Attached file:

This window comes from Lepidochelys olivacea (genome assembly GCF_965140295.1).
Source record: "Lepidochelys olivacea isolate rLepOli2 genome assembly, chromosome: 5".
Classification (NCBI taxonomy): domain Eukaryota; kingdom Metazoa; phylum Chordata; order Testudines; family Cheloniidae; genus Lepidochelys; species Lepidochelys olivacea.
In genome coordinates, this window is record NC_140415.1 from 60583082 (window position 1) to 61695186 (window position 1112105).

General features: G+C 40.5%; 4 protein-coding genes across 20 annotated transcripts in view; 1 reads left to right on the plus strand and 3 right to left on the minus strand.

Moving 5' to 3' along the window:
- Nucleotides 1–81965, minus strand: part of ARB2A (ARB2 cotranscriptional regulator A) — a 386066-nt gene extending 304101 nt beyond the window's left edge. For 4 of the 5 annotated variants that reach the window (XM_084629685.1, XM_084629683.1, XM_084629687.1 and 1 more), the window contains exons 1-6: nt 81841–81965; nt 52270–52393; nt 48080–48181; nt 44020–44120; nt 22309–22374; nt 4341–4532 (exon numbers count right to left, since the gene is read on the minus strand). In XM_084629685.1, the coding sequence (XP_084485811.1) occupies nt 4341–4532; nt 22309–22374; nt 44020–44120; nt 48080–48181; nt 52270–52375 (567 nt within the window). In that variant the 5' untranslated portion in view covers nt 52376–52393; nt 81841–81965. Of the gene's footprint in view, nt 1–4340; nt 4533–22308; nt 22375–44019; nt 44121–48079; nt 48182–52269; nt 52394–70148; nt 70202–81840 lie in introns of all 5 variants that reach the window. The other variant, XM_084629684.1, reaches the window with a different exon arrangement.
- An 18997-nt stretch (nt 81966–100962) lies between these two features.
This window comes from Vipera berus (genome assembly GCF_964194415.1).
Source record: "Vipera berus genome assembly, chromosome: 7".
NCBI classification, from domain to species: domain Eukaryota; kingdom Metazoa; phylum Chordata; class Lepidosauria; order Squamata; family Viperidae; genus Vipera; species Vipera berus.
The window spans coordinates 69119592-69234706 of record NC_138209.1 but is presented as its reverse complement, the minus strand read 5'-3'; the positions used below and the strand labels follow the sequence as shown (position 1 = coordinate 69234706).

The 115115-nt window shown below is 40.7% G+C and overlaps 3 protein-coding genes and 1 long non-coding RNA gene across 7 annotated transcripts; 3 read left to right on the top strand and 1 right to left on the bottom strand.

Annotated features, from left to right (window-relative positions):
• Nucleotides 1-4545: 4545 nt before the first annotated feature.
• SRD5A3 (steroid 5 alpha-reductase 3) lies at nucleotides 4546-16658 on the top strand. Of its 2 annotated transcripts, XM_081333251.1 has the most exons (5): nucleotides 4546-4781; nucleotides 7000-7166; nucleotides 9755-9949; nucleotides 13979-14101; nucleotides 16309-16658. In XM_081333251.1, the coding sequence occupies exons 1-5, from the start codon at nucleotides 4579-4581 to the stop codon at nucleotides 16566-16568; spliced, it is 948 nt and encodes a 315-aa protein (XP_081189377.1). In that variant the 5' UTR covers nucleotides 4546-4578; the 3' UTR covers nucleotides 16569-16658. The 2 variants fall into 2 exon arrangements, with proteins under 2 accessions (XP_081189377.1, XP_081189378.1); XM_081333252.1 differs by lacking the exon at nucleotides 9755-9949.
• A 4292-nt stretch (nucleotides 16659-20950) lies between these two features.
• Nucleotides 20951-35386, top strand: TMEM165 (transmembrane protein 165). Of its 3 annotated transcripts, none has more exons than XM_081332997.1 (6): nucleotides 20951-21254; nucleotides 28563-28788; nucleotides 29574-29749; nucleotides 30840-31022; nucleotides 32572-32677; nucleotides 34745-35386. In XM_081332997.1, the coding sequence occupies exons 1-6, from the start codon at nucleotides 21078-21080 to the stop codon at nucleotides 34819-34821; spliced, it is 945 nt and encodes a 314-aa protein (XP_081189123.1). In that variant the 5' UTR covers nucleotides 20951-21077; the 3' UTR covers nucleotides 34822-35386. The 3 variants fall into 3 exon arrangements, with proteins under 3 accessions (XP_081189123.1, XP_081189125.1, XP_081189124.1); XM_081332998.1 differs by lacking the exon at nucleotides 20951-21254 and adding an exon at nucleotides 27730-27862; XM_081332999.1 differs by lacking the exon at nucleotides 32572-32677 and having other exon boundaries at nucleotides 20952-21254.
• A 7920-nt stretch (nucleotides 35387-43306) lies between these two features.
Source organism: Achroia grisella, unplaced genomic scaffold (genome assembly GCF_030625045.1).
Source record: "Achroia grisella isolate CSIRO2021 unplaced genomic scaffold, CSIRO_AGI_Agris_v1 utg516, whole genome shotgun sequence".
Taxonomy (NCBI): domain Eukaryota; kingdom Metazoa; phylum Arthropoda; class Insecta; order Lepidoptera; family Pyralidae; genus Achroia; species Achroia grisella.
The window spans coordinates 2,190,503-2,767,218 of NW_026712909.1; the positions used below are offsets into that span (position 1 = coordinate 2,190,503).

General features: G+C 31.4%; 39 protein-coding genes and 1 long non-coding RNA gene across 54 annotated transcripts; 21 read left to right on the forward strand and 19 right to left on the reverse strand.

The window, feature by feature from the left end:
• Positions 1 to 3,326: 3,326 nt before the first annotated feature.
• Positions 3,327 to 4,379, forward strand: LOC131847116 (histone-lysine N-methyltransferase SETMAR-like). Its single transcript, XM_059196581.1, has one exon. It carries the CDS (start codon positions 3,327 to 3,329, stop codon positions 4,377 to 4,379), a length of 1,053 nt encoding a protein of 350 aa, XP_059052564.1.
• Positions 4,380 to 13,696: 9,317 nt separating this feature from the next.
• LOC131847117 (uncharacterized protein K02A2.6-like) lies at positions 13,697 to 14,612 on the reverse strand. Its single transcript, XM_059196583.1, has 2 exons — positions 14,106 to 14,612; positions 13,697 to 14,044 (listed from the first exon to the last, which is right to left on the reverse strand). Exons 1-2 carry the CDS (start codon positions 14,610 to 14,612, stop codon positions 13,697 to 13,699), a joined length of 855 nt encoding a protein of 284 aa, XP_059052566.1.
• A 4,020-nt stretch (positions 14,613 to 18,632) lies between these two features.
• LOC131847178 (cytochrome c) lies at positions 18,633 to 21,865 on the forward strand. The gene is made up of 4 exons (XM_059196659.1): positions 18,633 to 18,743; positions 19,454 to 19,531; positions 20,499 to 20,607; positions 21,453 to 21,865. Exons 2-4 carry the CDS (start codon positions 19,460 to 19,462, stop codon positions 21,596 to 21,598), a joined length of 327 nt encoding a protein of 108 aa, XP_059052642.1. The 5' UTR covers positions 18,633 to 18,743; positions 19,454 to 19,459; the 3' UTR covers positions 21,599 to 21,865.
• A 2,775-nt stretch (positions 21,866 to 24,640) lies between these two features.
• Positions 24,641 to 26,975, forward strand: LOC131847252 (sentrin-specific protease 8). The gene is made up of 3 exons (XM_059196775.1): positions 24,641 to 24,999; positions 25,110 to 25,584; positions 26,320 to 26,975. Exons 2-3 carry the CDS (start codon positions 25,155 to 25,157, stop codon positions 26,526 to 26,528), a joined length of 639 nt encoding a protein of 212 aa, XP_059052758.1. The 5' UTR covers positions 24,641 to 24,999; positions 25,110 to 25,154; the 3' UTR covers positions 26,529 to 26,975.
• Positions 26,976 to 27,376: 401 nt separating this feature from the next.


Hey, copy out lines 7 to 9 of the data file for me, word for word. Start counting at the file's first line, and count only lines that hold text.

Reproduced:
- Nucleotides 1–81965, minus strand: part of ARB2A (ARB2 cotranscriptional regulator A) — a 386066-nt gene extending 304101 nt beyond the window's left edge. For 4 of the 5 annotated variants that reach the window (XM_084629685.1, XM_084629683.1, XM_084629687.1 and 1 more), the window contains exons 1-6: nt 81841–81965; nt 52270–52393; nt 48080–48181; nt 44020–44120; nt 22309–22374; nt 4341–4532 (exon numbers count right to left, since the gene is read on the minus strand). In XM_084629685.1, the coding sequence (XP_084485811.1) occupies nt 4341–4532; nt 22309–22374; nt 44020–44120; nt 48080–48181; nt 52270–52375 (567 nt within the window). In that variant the 5' untranslated portion in view covers nt 52376–52393; nt 81841–81965. Of the gene's footprint in view, nt 1–4340; nt 4533–22308; nt 22375–44019; nt 44121–48079; nt 48182–52269; nt 52394–70148; nt 70202–81840 lie in introns of all 5 variants that reach the window. The other variant, XM_084629684.1, reaches the window with a different exon arrangement.
- An 18997-nt stretch (nt 81966–100962) lies between these two features.
This window comes from Vipera berus (genome assembly GCF_964194415.1).